Saturday, 6 June 2009

Saturday night's alright for fighting with Leo Tolstoy


Oh damn. It's Saturday night and I'm sitting on my ass with the TV on and the computer playing videos on YouTube. I'd planned to make dinner for my hubby, who will be returning from PEI this evening. I'd planned to pack for my trip to Kingston which involves me being on a train at an offensively early hour tomorrow morning.

Instead, I laid down for 5 minutes and woke up 2 hours later, had a peanut butter and jam sammich for dinner, and am now about to write what may be the lamest post ever while simultaneously watching Lady GaGa videos. All these factors combined may constitute a spiritual bottom for me.

I was incredibly excited to read Leo Tolstoy's Resurrection, my first Russian novel in about 3.5 years - the last being Anna Karenina, which I read while taking trains through various eastern bloc European countries. Creepily apropos, yes. Anyway, I really, really enjoyed Anna Karenina, even though I understood why some people I know found it a little too heavy-handed in its moralizing.

I was able to get past the pedagogical in Anna Karenina because it was so chock-full of story. I like morals, when told in a compelling way that involves a denouement wrapping up a bunch of interesting Happenings. Not much Happens in Resurrection; indeed, in this book, there's not much room for Happenings what with the whole boat-load of Lessons (called "Learnings" in the corporate world. *Shudder*) that keeps crashing up on the shore. (I don't think I like this metaphor even though I'm sure you get what I mean. But I'm not going to change it because that wouldn't be in keeping with the whole "spiritual bottom" aspect of this post.)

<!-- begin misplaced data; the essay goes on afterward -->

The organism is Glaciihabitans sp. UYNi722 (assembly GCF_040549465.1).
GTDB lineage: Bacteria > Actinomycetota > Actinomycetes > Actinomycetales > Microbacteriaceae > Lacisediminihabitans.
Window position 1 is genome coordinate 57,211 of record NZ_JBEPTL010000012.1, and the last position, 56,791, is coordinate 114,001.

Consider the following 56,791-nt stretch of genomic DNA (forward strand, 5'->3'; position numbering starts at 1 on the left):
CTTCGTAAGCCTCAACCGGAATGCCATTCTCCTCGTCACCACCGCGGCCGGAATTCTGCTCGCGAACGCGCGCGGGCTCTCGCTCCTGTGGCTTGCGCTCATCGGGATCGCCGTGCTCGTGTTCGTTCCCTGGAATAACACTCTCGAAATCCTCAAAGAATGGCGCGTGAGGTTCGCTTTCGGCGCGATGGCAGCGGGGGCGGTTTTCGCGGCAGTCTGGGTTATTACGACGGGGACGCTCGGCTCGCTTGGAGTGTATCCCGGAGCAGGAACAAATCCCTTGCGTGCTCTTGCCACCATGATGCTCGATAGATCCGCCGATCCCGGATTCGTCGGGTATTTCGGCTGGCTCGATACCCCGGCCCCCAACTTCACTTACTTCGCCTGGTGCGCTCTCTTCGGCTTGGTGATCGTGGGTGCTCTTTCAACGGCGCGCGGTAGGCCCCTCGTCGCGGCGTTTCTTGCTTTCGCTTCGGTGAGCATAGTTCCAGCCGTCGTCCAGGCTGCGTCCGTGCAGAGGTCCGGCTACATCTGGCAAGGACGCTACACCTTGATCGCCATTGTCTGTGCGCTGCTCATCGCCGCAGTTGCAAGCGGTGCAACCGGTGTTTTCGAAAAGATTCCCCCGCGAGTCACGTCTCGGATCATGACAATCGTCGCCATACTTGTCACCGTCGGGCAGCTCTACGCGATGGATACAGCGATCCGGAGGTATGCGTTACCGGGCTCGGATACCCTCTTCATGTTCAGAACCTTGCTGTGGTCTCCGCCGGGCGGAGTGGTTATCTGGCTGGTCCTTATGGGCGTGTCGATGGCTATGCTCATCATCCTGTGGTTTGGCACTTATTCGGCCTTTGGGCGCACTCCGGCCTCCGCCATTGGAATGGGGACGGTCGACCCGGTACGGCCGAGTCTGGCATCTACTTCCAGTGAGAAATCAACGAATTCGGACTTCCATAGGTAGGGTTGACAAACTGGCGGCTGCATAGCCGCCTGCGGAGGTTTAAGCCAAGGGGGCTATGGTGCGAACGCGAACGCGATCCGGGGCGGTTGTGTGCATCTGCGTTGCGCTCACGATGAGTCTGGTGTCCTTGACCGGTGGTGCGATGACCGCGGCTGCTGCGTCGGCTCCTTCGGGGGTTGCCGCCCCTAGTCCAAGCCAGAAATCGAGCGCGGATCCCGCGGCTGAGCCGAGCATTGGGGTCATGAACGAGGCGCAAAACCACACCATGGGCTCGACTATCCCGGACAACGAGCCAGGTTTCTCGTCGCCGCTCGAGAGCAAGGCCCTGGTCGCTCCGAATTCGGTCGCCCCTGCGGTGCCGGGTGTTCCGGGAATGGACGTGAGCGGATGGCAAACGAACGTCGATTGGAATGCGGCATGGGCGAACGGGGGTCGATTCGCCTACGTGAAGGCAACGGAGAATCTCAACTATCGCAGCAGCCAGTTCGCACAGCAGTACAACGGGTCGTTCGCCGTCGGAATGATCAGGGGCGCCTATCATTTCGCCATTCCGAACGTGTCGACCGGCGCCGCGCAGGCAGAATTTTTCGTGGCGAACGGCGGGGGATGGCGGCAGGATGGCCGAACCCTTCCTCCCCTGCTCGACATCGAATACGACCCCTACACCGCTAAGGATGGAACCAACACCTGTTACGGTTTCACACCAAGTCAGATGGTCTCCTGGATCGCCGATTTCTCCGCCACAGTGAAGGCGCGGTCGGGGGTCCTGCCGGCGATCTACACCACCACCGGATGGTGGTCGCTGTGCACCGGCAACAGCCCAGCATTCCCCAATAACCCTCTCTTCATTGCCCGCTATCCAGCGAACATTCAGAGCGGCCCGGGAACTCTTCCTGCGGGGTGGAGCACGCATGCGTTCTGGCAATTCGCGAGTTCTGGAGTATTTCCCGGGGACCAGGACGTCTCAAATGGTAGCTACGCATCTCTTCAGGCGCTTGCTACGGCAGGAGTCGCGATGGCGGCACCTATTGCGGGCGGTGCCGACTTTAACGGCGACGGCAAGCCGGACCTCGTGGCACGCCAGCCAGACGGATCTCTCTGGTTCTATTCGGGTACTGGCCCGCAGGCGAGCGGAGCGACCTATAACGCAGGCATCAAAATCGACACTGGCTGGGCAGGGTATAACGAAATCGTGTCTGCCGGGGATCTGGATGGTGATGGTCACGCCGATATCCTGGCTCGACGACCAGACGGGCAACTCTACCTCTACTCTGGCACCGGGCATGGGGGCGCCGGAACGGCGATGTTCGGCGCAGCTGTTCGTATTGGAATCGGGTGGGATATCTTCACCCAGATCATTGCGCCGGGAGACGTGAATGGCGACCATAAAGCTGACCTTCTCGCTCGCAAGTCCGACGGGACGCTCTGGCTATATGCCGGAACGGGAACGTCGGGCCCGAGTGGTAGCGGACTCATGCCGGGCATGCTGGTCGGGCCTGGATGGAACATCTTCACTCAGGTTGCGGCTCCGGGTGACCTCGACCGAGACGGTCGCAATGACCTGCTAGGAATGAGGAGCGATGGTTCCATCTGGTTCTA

Spoiler galore from here on in!
A rake and all-around upper-class meathead named Prince Nekhlyudov is doing jury duty when he realizes that one of the people he's helping to try is Maslova, his aunts' former ward/maid who 10 years before he seduced and then abandoned. Having been seduced, abandoned, impregnated, and lost the baby, Maslova, of course, has turned to prostitution and is on trial for murdering one of her clients.